Puzzle Quest: Galactrix
|Puzzle Quest: Galactrix|
|[[Infinite Interactive]][[Category:Infinite Interactive]]|
|[[D3 Publisher]][[Category:D3 Publisher]]|
|Digital Download, Game Card|
|Keyboard and Mouse, Touchscreen, Gamepad|
|Nintendo DS, PlayStation 3 (PSN), Windows and Xbox 360 (XBLA)|
|ESRB: Everyone 10+|
|Awards | Changelog | Cheats | Codes |
Codex | Compatibility | Covers | Credits | DLC | Help
Localization | Manifest | Modding | Patches | Ratings
Reviews | Screenshots | Soundtrack
Videos | Walkthrough
GOG | In-Game | Origin | PlayStation Trophies | Retro
Steam | Xbox Live
Puzzle Quest: Galactrix, or Galactrix, is a puzzle video game developed by Infinite Interactive for the PC, Nintendo DS, Xbox 360's Xbox Live Arcade, and PlayStation 3's PlayStation Network service.
The game offers a full-featured campaign mode, online multiplayer for 2 to 4 players, and downloadable content, including ships, items, plans, planets, factions and missions.
Gameplay[edit | edit source]
|This section requires expansion.|
Like the original Puzzle Quest, Galactrix has Bejeweled-style gameplay with a few exceptions. Tiles are now hexagonally shaped and gravity will be a factor in how they fall. If the match takes place in orbit around a planet, the tiles will always fall downward but if you are fighting in open space new tiles will come from whatever direction you made your previous move.
Unlike the original Puzzle Quest, Galactrix's quests will have you traveling various planets, star systems, and the entire galaxy. D3 Publisher has stated that there will be a diplomacy system and commodity system as well as the ability to collect, customize and build ships.
Tiles[edit | edit source]
There are currently two basic forms of tiles:
- Colored tiles (red, yellow, green, blue, purple, and silver); Red tiles relate to the player's weapons gauge, yellow tiles correspond to the player's engine gauge, blue tiles recharge your ship's shields and green tiles represents the ship's computer. The purple tiles represent your psi power while silver tiles are intel tiles.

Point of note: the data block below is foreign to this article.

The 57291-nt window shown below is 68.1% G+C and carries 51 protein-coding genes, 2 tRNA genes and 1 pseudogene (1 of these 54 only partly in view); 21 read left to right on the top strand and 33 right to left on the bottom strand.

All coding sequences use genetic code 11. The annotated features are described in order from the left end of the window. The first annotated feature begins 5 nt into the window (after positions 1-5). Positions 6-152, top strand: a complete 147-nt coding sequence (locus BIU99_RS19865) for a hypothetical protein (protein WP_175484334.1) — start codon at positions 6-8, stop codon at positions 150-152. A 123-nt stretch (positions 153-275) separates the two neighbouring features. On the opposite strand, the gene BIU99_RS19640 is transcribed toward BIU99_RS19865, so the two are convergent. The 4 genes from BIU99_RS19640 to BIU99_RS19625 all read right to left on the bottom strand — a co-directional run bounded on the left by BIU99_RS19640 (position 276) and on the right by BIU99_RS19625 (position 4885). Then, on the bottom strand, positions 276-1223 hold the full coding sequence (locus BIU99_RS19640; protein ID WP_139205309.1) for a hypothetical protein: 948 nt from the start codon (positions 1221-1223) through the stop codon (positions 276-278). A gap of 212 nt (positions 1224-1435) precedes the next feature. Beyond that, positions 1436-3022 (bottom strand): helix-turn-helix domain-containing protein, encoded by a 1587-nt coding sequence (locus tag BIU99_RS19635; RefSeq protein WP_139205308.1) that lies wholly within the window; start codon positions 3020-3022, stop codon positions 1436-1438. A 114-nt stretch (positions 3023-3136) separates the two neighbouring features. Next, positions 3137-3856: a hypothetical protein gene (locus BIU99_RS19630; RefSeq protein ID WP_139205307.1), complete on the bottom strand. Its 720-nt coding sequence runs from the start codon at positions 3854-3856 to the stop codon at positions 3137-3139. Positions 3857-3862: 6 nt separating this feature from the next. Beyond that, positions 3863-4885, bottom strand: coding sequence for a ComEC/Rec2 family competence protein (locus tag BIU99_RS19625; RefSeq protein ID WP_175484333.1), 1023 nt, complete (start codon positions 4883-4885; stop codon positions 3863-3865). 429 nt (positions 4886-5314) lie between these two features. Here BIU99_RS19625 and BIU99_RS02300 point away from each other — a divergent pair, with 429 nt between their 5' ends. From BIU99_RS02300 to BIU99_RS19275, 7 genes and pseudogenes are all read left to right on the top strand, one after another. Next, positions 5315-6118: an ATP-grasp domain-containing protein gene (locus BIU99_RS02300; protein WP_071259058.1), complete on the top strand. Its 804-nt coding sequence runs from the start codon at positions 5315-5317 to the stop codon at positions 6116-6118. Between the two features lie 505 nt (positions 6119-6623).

- Numbered attack tiles have replaced skull tiles: Now whenever you match one of these numbered tiles the amount of damage done will be the sum of all the numbers on any attack tile you complete.
Puzzle Types[edit | edit source]
All the puzzles use the tiles with small changes in the rules and large differences in the goals.
- Combat This represents combat between space ships. Ships have equipment (the equivalent of spells in Puzzle Quest) which use gunnery, engineering, and science energy corresponding with red, yellow, and green tiles respectively. The health of a ship is composed of shield and hull strength. Direct damage dealt to a ship must eliminate the shields before reducing the hull strength. When a ship's hull strength is reduced to 0, the ship is destroyed and the battle is over. Shields can be replenished by matching blue tiles or using certain pieces of ship equipment. Damage is caused either by matching numbered attack tiles or by using certain pieces of ship equipment. Grey tiles produce intel and purple tiles produce psi power. Both intel and psi power are persistent between battles. Intel is used to increase the level of your character, giving the player bonuses to starting energy, max energy, and when matching red, yellow, green, or blue gems. Psi power is used to skip battles with the enemy ships. Psi power can only be used against the weakest ships early in the game, but late in the game can be used for stronger and stronger enemies.
- Hacking Leapgates To proceed from one star system to another one must use a leapgate. At the beginning of the game, all leapgates are locked. The hacking puzzle is used to open the leappgates. Hacked leapgates generally stay open once hacked, but randomly over time, some leapgates will close and require hacking again to be used. There are no attack tiles in this puzzle. There is a list of tiles that need to be matched in order within a specified time limit. When a tile color at the front of the player's list, other color tiles can be matched, they will just not count towards the list of tiles.
- Mining To acquire raw materials needed to craft spaceships and parts, the player must mine asteroids. The goal of mining is to extract raw materials by matching gems that represent them. When there are no more legal moves left, the puzzle ends and the player gets all the materials that was extracted. If the player manages to extract and maximum output of the asteroid before legal moves run out, then the player gets a bonus to the amount of materials extracted.
- Crafting The player can craft parts and ships at any shop, providing that the required raw materials are in the hold. Crafting requires the player to match red, yellow, and green gems together, creating a new token of the same color. The goal of crafting is to clear a specific number of the new tokens, which can be matched together regardless of color. Crafting also features an unmovable gem that can still be cleared if matched.